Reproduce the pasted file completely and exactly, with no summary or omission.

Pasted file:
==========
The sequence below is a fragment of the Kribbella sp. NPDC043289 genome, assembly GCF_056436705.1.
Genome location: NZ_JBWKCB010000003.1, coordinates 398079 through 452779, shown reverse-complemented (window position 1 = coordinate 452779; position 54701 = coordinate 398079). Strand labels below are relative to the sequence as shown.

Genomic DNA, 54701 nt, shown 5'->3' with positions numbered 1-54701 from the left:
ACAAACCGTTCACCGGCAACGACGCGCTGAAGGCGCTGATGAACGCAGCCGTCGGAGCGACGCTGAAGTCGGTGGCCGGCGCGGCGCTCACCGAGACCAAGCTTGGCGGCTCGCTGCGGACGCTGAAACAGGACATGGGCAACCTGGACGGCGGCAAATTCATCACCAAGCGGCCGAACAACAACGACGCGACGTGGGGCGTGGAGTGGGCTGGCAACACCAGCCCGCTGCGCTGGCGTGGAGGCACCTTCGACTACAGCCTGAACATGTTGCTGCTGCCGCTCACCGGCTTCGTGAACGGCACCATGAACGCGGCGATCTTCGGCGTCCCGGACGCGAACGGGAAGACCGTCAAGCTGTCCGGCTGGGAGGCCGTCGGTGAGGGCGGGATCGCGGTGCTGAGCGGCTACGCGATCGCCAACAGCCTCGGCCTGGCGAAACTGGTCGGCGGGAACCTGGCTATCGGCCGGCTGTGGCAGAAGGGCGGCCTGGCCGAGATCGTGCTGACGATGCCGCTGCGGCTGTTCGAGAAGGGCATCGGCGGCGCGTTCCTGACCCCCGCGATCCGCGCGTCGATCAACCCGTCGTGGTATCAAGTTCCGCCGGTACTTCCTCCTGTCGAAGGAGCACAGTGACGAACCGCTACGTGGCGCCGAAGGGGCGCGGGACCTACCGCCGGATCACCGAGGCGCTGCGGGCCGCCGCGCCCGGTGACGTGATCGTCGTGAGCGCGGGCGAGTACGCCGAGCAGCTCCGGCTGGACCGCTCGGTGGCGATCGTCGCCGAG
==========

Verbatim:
The sequence below is a fragment of the Kribbella sp. NPDC043289 genome, assembly GCF_056436705.1.
Genome location: NZ_JBWKCB010000003.1, coordinates 398079 through 452779, shown reverse-complemented (window position 1 = coordinate 452779; position 54701 = coordinate 398079). Strand labels below are relative to the sequence as shown.

Genomic DNA, 54701 nt, shown 5'->3' with positions numbered 1-54701 from the left:
ACAAACCGTTCACCGGCAACGACGCGCTGAAGGCGCTGATGAACGCAGCCGTCGGAGCGACGCTGAAGTCGGTGGCCGGCGCGGCGCTCACCGAGACCAAGCTTGGCGGCTCGCTGCGGACGCTGAAACAGGACATGGGCAACCTGGACGGCGGCAAATTCATCACCAAGCGGCCGAACAACAACGACGCGACGTGGGGCGTGGAGTGGGCTGGCAACACCAGCCCGCTGCGCTGGCGTGGAGGCACCTTCGACTACAGCCTGAACATGTTGCTGCTGCCGCTCACCGGCTTCGTGAACGGCACCATGAACGCGGCGATCTTCGGCGTCCCGGACGCGAACGGGAAGACCGTCAAGCTGTCCGGCTGGGAGGCCGTCGGTGAGGGCGGGATCGCGGTGCTGAGCGGCTACGCGATCGCCAACAGCCTCGGCCTGGCGAAACTGGTCGGCGGGAACCTGGCTATCGGCCGGCTGTGGCAGAAGGGCGGCCTGGCCGAGATCGTGCTGACGATGCCGCTGCGGCTGTTCGAGAAGGGCATCGGCGGCGCGTTCCTGACCCCCGCGATCCGCGCGTCGATCAACCCGTCGTGGTATCAAGTTCCGCCGGTACTTCCTCCTGTCGAAGGAGCACAGTGACGAACCGCTACGTGGCGCCGAAGGGGCGCGGGACCTACCGCCGGATCACCGAGGCGCTGCGGGCCGCCGCGCCCGGTGACGTGATCGTCGTGAGCGCGGGCGAGTACGCCGAGCAGCTCCGGCTGGACCGCTCGGTGGCGATCGTCGCCGAG